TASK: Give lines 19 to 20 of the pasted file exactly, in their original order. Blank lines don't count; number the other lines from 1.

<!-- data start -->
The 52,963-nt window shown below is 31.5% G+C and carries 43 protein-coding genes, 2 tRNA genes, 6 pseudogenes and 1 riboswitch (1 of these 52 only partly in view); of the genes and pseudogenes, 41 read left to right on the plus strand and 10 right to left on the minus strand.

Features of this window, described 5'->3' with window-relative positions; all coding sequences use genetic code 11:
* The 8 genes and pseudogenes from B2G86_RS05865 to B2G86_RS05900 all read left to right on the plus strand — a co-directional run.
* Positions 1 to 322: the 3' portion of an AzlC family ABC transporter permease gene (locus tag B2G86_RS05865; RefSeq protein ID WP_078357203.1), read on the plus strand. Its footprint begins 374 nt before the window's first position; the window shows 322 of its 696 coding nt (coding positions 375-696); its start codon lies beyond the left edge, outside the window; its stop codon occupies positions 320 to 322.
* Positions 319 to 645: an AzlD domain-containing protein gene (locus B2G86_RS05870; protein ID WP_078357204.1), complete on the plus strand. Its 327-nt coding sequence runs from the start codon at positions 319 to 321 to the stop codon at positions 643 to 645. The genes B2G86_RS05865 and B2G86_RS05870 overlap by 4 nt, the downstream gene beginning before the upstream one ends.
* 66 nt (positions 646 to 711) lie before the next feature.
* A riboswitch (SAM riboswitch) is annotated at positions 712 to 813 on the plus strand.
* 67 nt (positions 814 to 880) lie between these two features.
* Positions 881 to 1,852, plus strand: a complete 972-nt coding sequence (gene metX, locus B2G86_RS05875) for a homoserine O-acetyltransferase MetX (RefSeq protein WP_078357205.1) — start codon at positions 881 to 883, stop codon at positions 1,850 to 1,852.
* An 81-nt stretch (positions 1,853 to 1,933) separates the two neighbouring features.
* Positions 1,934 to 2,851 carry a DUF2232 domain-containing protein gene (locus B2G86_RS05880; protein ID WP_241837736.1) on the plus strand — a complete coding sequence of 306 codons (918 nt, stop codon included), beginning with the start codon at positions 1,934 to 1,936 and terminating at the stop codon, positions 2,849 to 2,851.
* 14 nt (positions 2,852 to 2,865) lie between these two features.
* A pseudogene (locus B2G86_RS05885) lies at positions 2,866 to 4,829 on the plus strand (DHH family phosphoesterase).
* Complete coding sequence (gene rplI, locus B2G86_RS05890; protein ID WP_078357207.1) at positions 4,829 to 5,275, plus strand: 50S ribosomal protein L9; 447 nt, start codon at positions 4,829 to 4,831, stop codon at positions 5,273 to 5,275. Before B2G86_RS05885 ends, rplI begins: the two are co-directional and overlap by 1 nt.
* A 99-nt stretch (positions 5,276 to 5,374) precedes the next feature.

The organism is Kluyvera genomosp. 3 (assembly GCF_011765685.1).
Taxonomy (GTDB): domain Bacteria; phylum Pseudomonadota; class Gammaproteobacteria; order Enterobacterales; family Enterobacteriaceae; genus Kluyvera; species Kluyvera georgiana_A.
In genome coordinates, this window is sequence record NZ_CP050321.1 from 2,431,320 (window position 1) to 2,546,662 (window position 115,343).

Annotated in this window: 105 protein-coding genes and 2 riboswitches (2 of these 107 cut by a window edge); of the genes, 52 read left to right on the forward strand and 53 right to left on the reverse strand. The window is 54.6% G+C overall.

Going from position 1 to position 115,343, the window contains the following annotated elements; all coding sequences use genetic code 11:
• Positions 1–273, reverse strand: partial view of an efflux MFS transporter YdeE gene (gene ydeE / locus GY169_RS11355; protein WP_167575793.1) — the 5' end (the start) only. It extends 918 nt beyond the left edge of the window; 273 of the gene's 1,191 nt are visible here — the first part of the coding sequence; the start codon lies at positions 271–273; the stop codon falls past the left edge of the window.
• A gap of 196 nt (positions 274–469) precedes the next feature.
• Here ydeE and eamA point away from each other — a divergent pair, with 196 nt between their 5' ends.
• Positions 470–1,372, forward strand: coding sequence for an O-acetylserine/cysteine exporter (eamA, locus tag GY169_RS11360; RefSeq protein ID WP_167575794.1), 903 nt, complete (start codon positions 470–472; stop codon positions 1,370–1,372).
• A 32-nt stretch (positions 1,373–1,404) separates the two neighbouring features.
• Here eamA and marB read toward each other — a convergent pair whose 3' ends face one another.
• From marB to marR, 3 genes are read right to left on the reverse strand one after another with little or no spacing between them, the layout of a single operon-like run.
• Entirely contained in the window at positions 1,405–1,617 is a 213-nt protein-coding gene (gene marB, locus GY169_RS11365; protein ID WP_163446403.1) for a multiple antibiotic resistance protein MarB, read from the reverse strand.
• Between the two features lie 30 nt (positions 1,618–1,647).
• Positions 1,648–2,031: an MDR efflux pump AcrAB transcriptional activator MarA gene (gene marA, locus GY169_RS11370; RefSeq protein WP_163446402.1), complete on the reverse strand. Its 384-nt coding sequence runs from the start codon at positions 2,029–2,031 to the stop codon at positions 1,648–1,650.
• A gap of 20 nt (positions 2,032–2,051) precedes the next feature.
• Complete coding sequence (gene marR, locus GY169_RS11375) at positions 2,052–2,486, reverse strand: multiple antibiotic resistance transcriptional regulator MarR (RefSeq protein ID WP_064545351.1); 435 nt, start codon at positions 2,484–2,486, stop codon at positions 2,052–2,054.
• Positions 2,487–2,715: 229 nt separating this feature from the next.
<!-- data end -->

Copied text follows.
Annotated in this window: 105 protein-coding genes and 2 riboswitches (2 of these 107 cut by a window edge); of the genes, 52 read left to right on the forward strand and 53 right to left on the reverse strand. The window is 54.6% G+C overall.

Going from position 1 to position 115,343, the window contains the following annotated elements; all coding sequences use genetic code 11: